Instant messaging will become a de facto tool for business chat by the end of 2011 with 95% of workers using it as their primary communication interface by 2013, analysts have predicted.
Analyst firm Gartner believes that instant messaging will be a key component of the "locked-down" enterprise environment and counsels the use of enterprise-strength tools.
Gartner reports that instant messaging is increasingly being used as a vehicle for rapidly disseminating critical information about IT operations, such as network outages and schedule changes. In some cases, the instant messaging network remains operational when phone or email systems are down.
But consumer brands of instant messaging - with their lack of audit trail and location outside the firewall - have caused compliance and security headaches for businesses until now.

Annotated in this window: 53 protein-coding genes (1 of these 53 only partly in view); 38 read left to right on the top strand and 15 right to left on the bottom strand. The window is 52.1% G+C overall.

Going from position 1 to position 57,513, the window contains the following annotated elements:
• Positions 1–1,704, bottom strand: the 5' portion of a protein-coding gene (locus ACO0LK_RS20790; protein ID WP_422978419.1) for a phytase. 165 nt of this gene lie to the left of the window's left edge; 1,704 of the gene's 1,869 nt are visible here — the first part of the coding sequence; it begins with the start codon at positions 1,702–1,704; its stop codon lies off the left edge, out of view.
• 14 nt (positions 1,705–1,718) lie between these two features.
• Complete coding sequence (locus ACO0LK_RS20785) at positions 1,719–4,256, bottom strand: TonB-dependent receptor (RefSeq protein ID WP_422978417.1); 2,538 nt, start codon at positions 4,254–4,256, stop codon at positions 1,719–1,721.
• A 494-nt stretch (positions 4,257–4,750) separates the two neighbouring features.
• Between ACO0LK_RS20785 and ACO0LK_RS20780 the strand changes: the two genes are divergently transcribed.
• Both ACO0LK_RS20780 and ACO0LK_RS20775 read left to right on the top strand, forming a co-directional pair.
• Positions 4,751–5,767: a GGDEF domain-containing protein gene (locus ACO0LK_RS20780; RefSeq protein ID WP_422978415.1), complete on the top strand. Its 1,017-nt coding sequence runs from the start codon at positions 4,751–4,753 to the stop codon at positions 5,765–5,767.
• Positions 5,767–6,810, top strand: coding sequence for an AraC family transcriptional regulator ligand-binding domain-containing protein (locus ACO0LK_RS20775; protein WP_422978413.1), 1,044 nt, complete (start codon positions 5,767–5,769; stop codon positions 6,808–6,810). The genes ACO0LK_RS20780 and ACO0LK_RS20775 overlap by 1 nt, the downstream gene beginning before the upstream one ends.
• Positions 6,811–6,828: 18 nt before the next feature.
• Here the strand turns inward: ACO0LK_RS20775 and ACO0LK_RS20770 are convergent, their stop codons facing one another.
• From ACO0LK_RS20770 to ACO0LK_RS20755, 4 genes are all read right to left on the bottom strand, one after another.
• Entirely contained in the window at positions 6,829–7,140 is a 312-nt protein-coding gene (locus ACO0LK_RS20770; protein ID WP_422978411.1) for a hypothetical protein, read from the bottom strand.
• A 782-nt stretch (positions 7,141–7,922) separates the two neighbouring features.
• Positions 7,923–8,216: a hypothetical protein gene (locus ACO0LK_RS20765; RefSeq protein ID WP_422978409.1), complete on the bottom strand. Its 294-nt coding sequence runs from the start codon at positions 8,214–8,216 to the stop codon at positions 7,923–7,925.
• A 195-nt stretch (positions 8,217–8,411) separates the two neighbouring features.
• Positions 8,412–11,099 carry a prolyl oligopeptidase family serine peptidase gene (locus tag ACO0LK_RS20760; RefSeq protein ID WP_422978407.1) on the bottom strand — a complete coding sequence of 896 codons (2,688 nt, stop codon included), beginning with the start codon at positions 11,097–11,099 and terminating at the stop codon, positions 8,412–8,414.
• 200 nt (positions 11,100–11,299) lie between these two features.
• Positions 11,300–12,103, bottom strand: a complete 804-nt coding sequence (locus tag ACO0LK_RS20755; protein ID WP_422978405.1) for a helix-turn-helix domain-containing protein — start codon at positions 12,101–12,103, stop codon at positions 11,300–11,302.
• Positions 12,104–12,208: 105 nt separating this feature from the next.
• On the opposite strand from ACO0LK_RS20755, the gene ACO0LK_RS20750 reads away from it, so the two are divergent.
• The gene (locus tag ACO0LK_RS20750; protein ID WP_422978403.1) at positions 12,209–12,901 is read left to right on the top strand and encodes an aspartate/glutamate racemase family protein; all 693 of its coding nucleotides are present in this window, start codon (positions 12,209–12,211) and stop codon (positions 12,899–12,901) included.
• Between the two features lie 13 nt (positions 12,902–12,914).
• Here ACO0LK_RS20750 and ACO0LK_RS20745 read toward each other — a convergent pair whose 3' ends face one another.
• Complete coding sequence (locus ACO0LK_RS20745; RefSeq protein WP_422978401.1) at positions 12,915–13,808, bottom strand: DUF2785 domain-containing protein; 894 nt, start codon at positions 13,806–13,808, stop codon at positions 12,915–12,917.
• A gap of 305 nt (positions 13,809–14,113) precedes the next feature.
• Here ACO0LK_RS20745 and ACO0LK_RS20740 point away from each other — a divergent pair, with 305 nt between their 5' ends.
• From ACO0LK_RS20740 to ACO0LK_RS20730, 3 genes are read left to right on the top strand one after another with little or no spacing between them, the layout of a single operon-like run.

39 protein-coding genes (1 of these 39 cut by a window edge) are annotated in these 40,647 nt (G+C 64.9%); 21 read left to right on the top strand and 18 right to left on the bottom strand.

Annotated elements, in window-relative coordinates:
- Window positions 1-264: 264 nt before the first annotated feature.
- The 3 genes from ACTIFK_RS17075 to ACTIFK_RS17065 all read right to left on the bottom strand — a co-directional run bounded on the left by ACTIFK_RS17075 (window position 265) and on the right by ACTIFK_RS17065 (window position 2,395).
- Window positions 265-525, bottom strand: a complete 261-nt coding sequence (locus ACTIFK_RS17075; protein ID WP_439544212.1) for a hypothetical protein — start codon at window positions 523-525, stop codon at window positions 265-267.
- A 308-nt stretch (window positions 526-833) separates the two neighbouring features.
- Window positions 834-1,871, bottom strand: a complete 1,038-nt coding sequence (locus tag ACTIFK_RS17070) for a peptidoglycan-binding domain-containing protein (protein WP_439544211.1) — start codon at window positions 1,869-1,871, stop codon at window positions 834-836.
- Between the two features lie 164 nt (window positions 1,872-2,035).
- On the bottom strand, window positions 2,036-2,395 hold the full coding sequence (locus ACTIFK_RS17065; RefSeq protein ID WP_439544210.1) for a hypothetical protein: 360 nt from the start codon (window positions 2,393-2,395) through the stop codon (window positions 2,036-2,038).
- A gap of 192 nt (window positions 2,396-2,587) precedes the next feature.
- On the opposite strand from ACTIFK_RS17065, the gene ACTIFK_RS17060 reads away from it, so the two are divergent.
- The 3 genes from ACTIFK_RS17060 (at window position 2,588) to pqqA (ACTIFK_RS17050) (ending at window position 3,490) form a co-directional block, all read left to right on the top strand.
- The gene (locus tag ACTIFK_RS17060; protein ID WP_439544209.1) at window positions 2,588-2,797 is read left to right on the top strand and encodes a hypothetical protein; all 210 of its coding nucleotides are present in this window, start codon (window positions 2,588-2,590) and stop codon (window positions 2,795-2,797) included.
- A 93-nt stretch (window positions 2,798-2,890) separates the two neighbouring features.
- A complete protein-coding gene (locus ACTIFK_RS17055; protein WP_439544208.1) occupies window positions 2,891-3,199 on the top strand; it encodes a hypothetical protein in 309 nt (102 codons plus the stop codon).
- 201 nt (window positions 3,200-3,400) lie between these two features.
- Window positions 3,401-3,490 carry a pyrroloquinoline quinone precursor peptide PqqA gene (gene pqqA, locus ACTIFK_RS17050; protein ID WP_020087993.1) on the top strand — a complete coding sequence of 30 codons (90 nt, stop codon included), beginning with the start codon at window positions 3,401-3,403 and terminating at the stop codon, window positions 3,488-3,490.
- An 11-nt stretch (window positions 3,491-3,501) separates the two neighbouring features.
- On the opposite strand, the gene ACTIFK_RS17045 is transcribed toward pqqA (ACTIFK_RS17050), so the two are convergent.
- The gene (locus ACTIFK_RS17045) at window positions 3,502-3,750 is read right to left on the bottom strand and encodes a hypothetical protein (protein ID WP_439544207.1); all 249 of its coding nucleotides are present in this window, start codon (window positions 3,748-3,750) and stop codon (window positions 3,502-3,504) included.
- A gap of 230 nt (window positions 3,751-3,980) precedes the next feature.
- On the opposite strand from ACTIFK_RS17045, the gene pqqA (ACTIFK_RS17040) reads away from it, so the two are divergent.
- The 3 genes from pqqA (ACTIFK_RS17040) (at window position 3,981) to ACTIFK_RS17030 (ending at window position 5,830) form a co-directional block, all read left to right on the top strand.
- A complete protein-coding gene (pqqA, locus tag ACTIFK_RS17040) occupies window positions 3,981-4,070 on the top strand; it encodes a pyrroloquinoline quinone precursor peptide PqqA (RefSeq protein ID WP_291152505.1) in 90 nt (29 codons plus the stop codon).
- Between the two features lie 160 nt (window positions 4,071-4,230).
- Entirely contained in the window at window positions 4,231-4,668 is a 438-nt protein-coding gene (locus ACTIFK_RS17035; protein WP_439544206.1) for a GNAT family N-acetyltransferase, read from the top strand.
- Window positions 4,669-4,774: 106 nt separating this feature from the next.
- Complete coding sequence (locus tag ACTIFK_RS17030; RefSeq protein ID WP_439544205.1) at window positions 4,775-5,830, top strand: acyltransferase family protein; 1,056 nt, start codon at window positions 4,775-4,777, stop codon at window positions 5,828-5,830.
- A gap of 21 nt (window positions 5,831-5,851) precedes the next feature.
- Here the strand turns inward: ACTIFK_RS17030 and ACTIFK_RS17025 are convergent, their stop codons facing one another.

Capturing all messaging data and prescribing its use in a policy is the key to it fulfilling its potential within an enterprise communications suite, Gartner argued.
To date, the IT community has been among the main culprits in itsuse of insecure instant messaging, said David Mario Smith, research analyst at Gartner. “In a lot of enterprises where the company has locked down the environment you still find a high usage by the IT community of tools that are not sanctioned," he said.
But Smith expects the growing use of enterprise tools to secure a place for messaging in one communication infrastructure, which will gravitate towards "presence" technologies. At present, enterprise grade instant messaging accounts for just 25% of corporate messaging usage.
Vendors such as IBM and Microsoft provide the capability to archive instant messaging records to the server, although the continuing capability for users to save chat on their clients remains a compliance headache.
Connections with external partners or customers via federation to public service instant messaging, such as AOL/AIM, Yahoo or MSN, should be protected by the use of instant messaging hygiene or security services, Gartner advised.
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